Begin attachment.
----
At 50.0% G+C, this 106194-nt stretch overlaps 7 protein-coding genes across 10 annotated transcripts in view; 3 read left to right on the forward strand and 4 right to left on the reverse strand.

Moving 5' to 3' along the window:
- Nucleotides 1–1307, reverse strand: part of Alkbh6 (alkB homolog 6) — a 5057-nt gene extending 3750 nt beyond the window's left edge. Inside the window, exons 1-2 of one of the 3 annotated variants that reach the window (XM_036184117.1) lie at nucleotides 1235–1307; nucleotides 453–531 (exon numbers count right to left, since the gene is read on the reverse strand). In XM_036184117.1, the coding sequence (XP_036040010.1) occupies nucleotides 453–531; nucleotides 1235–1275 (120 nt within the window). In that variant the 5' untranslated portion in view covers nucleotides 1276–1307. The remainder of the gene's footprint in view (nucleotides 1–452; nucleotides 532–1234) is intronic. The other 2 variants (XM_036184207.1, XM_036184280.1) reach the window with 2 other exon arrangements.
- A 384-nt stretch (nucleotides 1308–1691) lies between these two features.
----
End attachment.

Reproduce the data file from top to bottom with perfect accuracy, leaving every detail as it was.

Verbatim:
At 50.0% G+C, this 106194-nt stretch overlaps 7 protein-coding genes across 10 annotated transcripts in view; 3 read left to right on the forward strand and 4 right to left on the reverse strand.

Moving 5' to 3' along the window:
- Nucleotides 1–1307, reverse strand: part of Alkbh6 (alkB homolog 6) — a 5057-nt gene extending 3750 nt beyond the window's left edge. Inside the window, exons 1-2 of one of the 3 annotated variants that reach the window (XM_036184117.1) lie at nucleotides 1235–1307; nucleotides 453–531 (exon numbers count right to left, since the gene is read on the reverse strand). In XM_036184117.1, the coding sequence (XP_036040010.1) occupies nucleotides 453–531; nucleotides 1235–1275 (120 nt within the window). In that variant the 5' untranslated portion in view covers nucleotides 1276–1307. The remainder of the gene's footprint in view (nucleotides 1–452; nucleotides 532–1234) is intronic. The other 2 variants (XM_036184207.1, XM_036184280.1) reach the window with 2 other exon arrangements.
- A 384-nt stretch (nucleotides 1308–1691) lies between these two features.